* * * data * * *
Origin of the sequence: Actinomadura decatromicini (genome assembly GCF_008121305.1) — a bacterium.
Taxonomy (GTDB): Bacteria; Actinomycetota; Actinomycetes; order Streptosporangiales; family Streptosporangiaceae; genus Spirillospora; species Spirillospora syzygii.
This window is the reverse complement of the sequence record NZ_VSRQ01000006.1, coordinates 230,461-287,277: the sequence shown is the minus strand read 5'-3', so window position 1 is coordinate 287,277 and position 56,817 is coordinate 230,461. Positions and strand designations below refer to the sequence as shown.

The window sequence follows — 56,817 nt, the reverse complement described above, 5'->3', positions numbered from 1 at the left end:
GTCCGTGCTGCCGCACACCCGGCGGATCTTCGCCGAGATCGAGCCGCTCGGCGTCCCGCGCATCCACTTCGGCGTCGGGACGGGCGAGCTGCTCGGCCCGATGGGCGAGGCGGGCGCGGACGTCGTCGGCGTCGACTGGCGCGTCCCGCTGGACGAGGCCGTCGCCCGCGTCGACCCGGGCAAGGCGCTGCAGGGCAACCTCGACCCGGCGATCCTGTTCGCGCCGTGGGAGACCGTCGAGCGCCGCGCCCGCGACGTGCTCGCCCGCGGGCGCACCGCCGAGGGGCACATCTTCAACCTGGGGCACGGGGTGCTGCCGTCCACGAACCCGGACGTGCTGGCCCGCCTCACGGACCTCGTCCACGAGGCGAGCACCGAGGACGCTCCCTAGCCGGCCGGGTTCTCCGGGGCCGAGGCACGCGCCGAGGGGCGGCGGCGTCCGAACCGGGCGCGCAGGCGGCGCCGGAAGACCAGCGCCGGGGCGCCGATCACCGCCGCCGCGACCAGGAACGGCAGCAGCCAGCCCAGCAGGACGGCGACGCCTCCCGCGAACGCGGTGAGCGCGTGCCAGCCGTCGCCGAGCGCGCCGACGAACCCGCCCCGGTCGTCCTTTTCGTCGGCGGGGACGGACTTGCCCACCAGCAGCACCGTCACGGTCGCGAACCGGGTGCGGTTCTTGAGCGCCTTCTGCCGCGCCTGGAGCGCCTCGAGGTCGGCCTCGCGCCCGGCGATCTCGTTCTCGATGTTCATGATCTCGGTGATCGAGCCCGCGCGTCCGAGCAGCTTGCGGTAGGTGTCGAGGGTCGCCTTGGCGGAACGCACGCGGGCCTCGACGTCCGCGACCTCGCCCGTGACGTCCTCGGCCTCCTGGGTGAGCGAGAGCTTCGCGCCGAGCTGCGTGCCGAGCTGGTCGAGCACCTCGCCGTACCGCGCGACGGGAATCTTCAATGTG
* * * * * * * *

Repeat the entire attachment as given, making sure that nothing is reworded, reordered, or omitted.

Origin of the sequence: Actinomadura decatromicini (genome assembly GCF_008121305.1) — a bacterium.
Taxonomy (GTDB): Bacteria; Actinomycetota; Actinomycetes; order Streptosporangiales; family Streptosporangiaceae; genus Spirillospora; species Spirillospora syzygii.
This window is the reverse complement of the sequence record NZ_VSRQ01000006.1, coordinates 230,461-287,277: the sequence shown is the minus strand read 5'-3', so window position 1 is coordinate 287,277 and position 56,817 is coordinate 230,461. Positions and strand designations below refer to the sequence as shown.

The window sequence follows — 56,817 nt, the reverse complement described above, 5'->3', positions numbered from 1 at the left end:
GTCCGTGCTGCCGCACACCCGGCGGATCTTCGCCGAGATCGAGCCGCTCGGCGTCCCGCGCATCCACTTCGGCGTCGGGACGGGCGAGCTGCTCGGCCCGATGGGCGAGGCGGGCGCGGACGTCGTCGGCGTCGACTGGCGCGTCCCGCTGGACGAGGCCGTCGCCCGCGTCGACCCGGGCAAGGCGCTGCAGGGCAACCTCGACCCGGCGATCCTGTTCGCGCCGTGGGAGACCGTCGAGCGCCGCGCCCGCGACGTGCTCGCCCGCGGGCGCACCGCCGAGGGGCACATCTTCAACCTGGGGCACGGGGTGCTGCCGTCCACGAACCCGGACGTGCTGGCCCGCCTCACGGACCTCGTCCACGAGGCGAGCACCGAGGACGCTCCCTAGCCGGCCGGGTTCTCCGGGGCCGAGGCACGCGCCGAGGGGCGGCGGCGTCCGAACCGGGCGCGCAGGCGGCGCCGGAAGACCAGCGCCGGGGCGCCGATCACCGCCGCCGCGACCAGGAACGGCAGCAGCCAGCCCAGCAGGACGGCGACGCCTCCCGCGAACGCGGTGAGCGCGTGCCAGCCGTCGCCGAGCGCGCCGACGAACCCGCCCCGGTCGTCCTTTTCGTCGGCGGGGACGGACTTGCCCACCAGCAGCACCGTCACGGTCGCGAACCGGGTGCGGTTCTTGAGCGCCTTCTGCCGCGCCTGGAGCGCCTCGAGGTCGGCCTCGCGCCCGGCGATCTCGTTCTCGATGTTCATGATCTCGGTGATCGAGCCCGCGCGTCCGAGCAGCTTGCGGTAGGTGTCGAGGGTCGCCTTGGCGGAACGCACGCGGGCCTCGACGTCCGCGACCTCGCCCGTGACGTCCTCGGCCTCCTGGGTGAGCGAGAGCTTCGCGCCGAGCTGCGTGCCGAGCTGGTCGAGCACCTCGCCGTACCGCGCGACGGGAATCTTCAATGTG